Starting a business in Detroit just got easier!
An outdated permitting process gets overhaul to help business owners
Running a successful business is hard.
In fact, according to the U.S. Bureau of Labor Statistics, about 20% of small businesses fail within the first year, and about 50% fail after five years. So, the last thing entrepreneurs need is an obstacle as they try to get started.
In the city of Detroit, those obstacles can come in the way of obtaining the proper permits. Permits are required for a business to operate legally in the city; those mandates are put in place to ensure that structures and operations are safe. In years past, this process could be painstaking.
“It could take 60 to 160 days at times, depending on the size of the development, to get approval before you get a permit,” said James Foster, Manager II for the Buildings, Safety Engineering and Environmental Department (BSEED).
Until recently, paper documents were the primary means to apply for permits at Coleman A. Young Municipal Center (CAYMC). Often, individuals had to walk their documents to various offices for approval. If there was a mistake on any of the forms, it had to be corrected by the applicant and then resubmitted. As you can imagine, this process has made for many disgruntled entrepreneurs.
Garrison, director of the Osborn Business Association, has helped many Detroit entrepreneurs obtain the necessary permits to open a business. But he says, because of the strenuous procedures, many have been left discouraged.
“They would get frustrated and abort the mission,” said Garrison. “A lot of times, people didn’t even know why they were there. The system was convoluted. People didn’t understand how to navigate through the system.”
To improve the process for entrepreneurs, BSEED partnered with Quicken Loans Community Fund. Through its engagement with residents during Rocket Mortgage Detroit Demo Day (a pitch competition that invests in Detroit-based companies), the company was well aware of the roadblocks for participants.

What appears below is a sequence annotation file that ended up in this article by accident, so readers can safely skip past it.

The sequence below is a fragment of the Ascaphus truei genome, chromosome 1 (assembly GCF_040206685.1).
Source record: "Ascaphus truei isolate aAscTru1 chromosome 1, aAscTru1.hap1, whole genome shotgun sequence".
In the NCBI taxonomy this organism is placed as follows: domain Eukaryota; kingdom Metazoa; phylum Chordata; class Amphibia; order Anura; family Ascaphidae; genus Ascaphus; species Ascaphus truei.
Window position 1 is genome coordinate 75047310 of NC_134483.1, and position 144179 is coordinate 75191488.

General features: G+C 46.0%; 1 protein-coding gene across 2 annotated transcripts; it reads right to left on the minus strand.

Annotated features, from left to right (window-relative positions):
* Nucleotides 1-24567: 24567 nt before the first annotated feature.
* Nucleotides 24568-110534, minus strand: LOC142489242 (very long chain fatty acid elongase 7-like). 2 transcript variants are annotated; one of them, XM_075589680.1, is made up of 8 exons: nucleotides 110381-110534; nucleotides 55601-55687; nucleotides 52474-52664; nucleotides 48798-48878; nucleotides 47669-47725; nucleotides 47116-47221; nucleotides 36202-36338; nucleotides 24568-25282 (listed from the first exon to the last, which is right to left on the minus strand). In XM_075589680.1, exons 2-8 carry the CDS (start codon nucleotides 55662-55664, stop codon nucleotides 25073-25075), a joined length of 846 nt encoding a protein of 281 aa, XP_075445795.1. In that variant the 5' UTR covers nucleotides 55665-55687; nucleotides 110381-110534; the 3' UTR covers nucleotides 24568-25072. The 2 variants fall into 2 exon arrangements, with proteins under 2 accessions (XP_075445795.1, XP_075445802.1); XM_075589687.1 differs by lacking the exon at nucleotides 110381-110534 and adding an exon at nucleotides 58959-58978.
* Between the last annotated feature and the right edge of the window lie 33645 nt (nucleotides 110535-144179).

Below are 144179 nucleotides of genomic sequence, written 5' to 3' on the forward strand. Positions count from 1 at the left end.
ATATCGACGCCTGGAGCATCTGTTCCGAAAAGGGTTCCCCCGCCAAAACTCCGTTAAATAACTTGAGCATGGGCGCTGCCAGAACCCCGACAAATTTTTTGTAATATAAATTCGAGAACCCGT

Alex Johnston managed the project and, as the Civic Designer in Residence for the Quicken Loans Community Fund, she believed a collaborative effort would be the best approach. “The Quicken Loans Community Fund and BSEED worked hand in hand to invite entrepreneurs and business owners from across the city to help design a new, simplified permitting process.”
- Simplified forms
- BSEED Quick Start Guide – a roadmap to completing the permit process
- Open Counter, an online platform that prepares applicants with cost estimates beforehand
One of the more eye-catching improvements is the signage on the 4th floor of CAYMC.
By studying the behavioral science of BSEED customers, the collaborators developed color-coded wayfinding, directing residents to the proper location -- with no confusion. Residents can also use the Resource Center which gives access to computers, and a kiosk for convenience.
Five years in the making, the new processes are proving to be helpful for residents. “Our frequent customers are ecstatic. This has been a game-changer for them,” said Foster.
“The challenges we face as a community cannot be solved in a silo - they require public and private organizations working together to address hard problems,” said Johnston.
Because small business is so vital to sustaining a thriving economy, the hope is that these improvements will encourage operators to set up shop in Detroit.
Since the changes, Garrison was able to obtain a building permit in 35 days; a far cry from the 5 to 6 months it once took. As part of the committee that helped develop the Resource Center, he’s optimistic about the future.
“Do we still have work to do? Yes,” said Garrison. “But as long as we’re continuing to work together to service the needs of the people of the city of Detroit, things will get better.”
Contact BSEED for permit information.